Cover 60 additionally may include one or more ears 74 proximate top 62 of back 68. Ears 74 may be substantially symmetrically located on opposite sides of axis 8. In addition, ears 74 may be shaped substantially similarly to, or may be smaller than, notches 50 on first portion 20 to allow ears 74 to operatively engage notches 50 when cover 60 is placed on first portion 20. For example, comparing
Hook system 10 further may include a drywall anchor 4. Various types of anchors may be used with system 10, for example, anchors sold under the trademarks E-Z ANCOR, STUD SOLVER, MINI STUD SOLVER, TWIST-N-LOCK or TAP-N-LOCK, see commonly assigned U.S. Pat. No. 4,601,625 and U.S. patent application Ser. Nos. 10/844,706, 11/832,311 and 12/167,742 to Ernst, et al., the contents of which are incorporated herein by reference. Anchor 4 may be a self-drilling drywall anchor capable of penetrating studs, and may have the configuration shown in
For example, anchor 4 may having an elongated body 312 with an axis 306, an axial bore 308 adapted to receive an elongated mounting fastener 4, a flared end 314 having torque transmitting surfaces 315 therein, a proximal portion 318 proximate flared end 314, an intermediate portion 320, a distal portion 322, and a drilling tip 316 generally opposite flared end 314, wherein proximal portion 318 has a threaded exterior, such as drywall gripping threading 319, having a root 326, a crest 327 with a crest diameter DC, and a thread height DH, intermediate portion 20 has a threaded exterior, such as member gripping threading 321, having a root 328, a crest 329 with a crest diameter MC substantially smaller than drywall gripping threading crest diameter DC, and a thread height MH substantially smaller than drywall gripping thread height DH, and distal portion 322 has a threaded exterior, such as drilling threading 323, having a root 330 that tapers toward drilling tip 316, a crest 331 with a crest diameter TC substantially smaller than drywall gripping threading crest diameter DC, and a thread height TH substantially smaller than drywall gripping thread height DH.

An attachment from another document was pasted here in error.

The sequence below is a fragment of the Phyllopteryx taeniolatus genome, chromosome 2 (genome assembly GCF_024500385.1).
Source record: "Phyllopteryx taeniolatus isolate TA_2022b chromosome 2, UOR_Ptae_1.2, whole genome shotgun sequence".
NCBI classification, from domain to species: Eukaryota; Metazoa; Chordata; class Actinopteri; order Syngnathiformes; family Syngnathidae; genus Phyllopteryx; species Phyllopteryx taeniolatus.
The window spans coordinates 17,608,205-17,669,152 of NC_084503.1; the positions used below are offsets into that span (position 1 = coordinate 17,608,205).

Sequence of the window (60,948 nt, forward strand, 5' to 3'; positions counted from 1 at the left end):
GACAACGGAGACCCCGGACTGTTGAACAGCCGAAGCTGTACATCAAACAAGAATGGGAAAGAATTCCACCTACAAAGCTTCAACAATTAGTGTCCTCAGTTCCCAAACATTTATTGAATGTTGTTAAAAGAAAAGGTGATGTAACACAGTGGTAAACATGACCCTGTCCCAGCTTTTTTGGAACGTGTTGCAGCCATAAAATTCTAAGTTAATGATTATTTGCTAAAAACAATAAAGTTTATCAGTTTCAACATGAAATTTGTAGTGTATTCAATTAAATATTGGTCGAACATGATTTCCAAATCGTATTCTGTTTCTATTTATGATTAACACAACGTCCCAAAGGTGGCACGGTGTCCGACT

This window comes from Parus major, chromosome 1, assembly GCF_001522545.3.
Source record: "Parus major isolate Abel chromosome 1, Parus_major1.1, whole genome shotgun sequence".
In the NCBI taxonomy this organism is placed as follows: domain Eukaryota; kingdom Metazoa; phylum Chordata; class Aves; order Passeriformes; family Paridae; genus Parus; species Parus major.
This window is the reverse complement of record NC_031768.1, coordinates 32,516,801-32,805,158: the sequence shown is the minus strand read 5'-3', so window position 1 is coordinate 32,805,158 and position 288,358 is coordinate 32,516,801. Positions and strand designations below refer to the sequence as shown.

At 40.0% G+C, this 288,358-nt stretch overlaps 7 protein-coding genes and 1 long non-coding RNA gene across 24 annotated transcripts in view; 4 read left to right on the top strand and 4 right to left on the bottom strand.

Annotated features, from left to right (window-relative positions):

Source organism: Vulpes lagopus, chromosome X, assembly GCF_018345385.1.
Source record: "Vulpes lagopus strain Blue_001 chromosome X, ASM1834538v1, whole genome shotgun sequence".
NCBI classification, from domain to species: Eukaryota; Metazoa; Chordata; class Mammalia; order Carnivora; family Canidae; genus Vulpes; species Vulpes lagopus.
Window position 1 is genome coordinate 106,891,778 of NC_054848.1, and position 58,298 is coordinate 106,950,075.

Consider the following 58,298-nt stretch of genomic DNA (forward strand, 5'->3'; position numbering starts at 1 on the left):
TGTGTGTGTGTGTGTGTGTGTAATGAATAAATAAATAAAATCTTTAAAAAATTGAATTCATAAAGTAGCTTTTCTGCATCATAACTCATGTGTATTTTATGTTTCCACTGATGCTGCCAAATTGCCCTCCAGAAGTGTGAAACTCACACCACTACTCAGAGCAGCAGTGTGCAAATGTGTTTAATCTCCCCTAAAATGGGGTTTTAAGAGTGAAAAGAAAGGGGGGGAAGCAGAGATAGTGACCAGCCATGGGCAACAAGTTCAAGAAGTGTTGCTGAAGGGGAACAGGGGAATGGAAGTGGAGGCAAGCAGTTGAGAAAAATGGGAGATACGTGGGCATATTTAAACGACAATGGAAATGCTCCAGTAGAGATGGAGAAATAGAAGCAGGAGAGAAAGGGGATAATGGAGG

In addition, anchor 4 may include splines 344 in bore 308 of anchor 4 for engaging with mounting fastener 6. Mounting fastener threading 405 taps mating threads 345 into splines 344 so that mounting fastener 6 is threadingly engaged with splines 344, and hence with anchor 4. Splines 344 also add structural support to anchor 4 so that body 312 of anchor 4 can withstand higher torsion forces when driven through drywall 2 and support member 5. Splines 344 may extend along a length of bore 308 and may preferably extend substantially along the entire length of bore 308.
Anchor 4 further may have an additional, tertiary thread 390 proximate flared end 314. Additional thread 390 may have a terminal end 391 circumferentially spaced from a terminal end 317 of proximal portion threading 319. Additional thread 390 further may have a leading end 392 generally circumferentially aligned with a terminal end 317 of proximal portion. Preferably, terminal end 391 of additional thread 390 may be offset from terminal end 317 of proximal portion threading 319 by between about 120 and about 240 degrees, preferably between about 150 and about 210 degrees, still more preferably about 180 degrees.